Garrison local national recruitment efforts produce results

Story and photos by Nicole Alberico
U.S. Army Garrison Rheinland-Pfalz 
Dr. George Brown, middle, and Leah Hey, far right, talk about the benefits of working for the U.S. government at an information booth in downtown Kaiserslautern Oct. 22.

On a sunny October Saturday in downtown Kaiserslautern, strategically placed in a popular shopping area, garrison employees took a grass roots approach to letting German citizens know how to apply for jobs with the U.S. government.

Dr. George Brown, head of the garrison’s Directorate of Public Works’ operation branch, said getting back to face-to-face interactions and hitting the streets in the form of job fairs and information booths are working.

“A few years ago, DPW had been losing [employees] more than gaining,” he said. “Since April, we’re gaining two or three for everyone one we lose.”

DPW, the directorate that by far employs the most local nationals within the garrison, said they were losing local national employees at an alarming rate as a large part of the workforce was approaching retirement.

Brown then started looking into the process of the local national job hunt and found one of the main hurdles was that people simply didn’t know, outside of family or friends, where to go to find and apply for job openings.

“If you ask anybody who has been working for us for at least three years how they found out about the job, every single one of them will tell you they knew someone,” said Brown.

One of those employees, Lea Hey, said she found her current customer service job with the Baumholder housing office through a friend. She has been working with the garrison for a year and said she came out to support the Oct. 22 information booth to simply talk about her job.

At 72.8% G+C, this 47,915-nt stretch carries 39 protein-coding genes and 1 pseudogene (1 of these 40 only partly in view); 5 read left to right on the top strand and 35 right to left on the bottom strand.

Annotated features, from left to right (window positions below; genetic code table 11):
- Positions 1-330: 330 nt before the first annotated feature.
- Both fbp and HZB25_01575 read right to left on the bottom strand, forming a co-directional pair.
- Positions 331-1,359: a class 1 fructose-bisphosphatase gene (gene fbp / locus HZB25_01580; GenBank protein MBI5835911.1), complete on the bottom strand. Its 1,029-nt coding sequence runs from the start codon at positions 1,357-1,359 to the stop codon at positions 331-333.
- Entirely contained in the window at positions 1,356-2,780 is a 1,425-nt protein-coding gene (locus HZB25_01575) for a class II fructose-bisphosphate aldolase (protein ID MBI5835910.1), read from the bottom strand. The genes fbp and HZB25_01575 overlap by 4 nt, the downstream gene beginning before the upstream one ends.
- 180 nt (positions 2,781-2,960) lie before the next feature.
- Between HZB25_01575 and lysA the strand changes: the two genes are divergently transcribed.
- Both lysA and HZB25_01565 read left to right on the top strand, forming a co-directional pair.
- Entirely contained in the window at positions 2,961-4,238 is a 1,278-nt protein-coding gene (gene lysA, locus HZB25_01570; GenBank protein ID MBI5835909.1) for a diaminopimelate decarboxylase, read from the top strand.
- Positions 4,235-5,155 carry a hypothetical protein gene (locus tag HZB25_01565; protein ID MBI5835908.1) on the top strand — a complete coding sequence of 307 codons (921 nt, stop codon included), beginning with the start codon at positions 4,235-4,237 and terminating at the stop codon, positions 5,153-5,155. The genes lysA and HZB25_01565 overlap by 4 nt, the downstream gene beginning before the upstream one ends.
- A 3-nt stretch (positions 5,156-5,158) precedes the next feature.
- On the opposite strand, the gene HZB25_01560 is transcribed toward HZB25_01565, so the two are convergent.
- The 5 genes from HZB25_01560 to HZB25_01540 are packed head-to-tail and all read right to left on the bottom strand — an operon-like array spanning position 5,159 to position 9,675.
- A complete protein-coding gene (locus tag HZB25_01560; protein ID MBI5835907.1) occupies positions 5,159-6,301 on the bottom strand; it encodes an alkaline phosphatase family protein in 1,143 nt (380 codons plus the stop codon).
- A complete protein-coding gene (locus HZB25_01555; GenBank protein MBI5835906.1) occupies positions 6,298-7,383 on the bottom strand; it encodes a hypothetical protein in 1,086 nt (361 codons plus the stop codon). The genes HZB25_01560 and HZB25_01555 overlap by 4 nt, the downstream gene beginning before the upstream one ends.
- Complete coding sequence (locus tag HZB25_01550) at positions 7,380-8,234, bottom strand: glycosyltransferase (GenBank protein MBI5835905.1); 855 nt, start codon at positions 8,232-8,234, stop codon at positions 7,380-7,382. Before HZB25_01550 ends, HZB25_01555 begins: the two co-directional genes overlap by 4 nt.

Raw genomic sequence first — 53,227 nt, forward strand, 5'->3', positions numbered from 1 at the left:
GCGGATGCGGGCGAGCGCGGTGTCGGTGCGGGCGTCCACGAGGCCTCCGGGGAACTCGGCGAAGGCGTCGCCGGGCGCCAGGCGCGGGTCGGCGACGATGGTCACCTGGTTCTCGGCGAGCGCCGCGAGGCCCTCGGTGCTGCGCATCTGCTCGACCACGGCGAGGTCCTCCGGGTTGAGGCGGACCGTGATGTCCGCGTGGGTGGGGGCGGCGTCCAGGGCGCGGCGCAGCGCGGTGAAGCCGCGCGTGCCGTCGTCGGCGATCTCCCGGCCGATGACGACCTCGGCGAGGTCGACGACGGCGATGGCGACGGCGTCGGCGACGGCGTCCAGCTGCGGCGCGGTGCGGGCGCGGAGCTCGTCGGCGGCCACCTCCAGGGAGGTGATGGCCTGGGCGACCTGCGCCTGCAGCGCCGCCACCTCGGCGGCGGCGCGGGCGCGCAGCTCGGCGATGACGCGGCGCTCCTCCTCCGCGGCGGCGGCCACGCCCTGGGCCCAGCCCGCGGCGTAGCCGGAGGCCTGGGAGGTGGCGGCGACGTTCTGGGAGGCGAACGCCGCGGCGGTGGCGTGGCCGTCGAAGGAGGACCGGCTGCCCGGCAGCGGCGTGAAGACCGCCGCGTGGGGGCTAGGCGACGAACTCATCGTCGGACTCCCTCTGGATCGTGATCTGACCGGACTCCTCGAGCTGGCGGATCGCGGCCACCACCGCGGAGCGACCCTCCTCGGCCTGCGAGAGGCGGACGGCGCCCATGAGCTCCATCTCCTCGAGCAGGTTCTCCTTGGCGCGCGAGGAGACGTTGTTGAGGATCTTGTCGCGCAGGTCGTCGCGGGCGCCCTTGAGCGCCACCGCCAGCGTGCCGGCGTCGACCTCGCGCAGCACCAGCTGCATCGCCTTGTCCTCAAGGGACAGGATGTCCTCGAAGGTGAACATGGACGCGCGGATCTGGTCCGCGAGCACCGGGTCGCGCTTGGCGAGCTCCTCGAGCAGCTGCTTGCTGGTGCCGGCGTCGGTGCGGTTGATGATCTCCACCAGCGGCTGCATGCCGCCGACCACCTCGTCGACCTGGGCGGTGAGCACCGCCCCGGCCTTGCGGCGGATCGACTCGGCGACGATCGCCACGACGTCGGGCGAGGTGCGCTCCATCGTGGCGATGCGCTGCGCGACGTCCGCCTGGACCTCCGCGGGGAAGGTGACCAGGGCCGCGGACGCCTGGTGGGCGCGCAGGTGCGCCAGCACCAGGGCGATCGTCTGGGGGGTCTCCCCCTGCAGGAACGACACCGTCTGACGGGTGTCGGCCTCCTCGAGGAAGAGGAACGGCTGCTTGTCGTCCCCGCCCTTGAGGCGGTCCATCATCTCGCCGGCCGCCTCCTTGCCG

“I do it really because I like my job. I like to tell people I work for the U.S. Army,” she said.

Outside of where to apply, Brown said another challenge is letting people know of the benefits.

He said a job posting typically displays the potential starting salary but doesn’t get into the benefits such as the possibility of having both American and German holidays off, access to on-base fitness and dining facilities and a manageable work-life balance.

Hey’s favorite benefit?

“The German and America holidays,” she said. Since U.S. federal holidays are observed on weekdays, “we will have long weekends which means you can go on a trip or something.”

Both Brown and Hey said people have approached them about the language requirement. Brown noted English proficiency varies job-by-job and recommends checking each job listing.

Hey said she constantly gets question on how good one’s English needs to be.

“My school English was enough to start. But when you start your job, you will learn it really fast,” she said.

George noted that free English training is another potential benefit. He encourages anyone even remotely interested in the working for the U.S. government to get online to see what’s available.

At the time of this writing, according to the job postings website there are nearly 475 job opening in Germany; more than 300 of those are located in the garrison’s footprint.

Dr. George Brown, left, and Leah Hey, middle, talk about the benefits of working for the U.S. government at an information booth in downtown Kaiserslautern Oct. 22.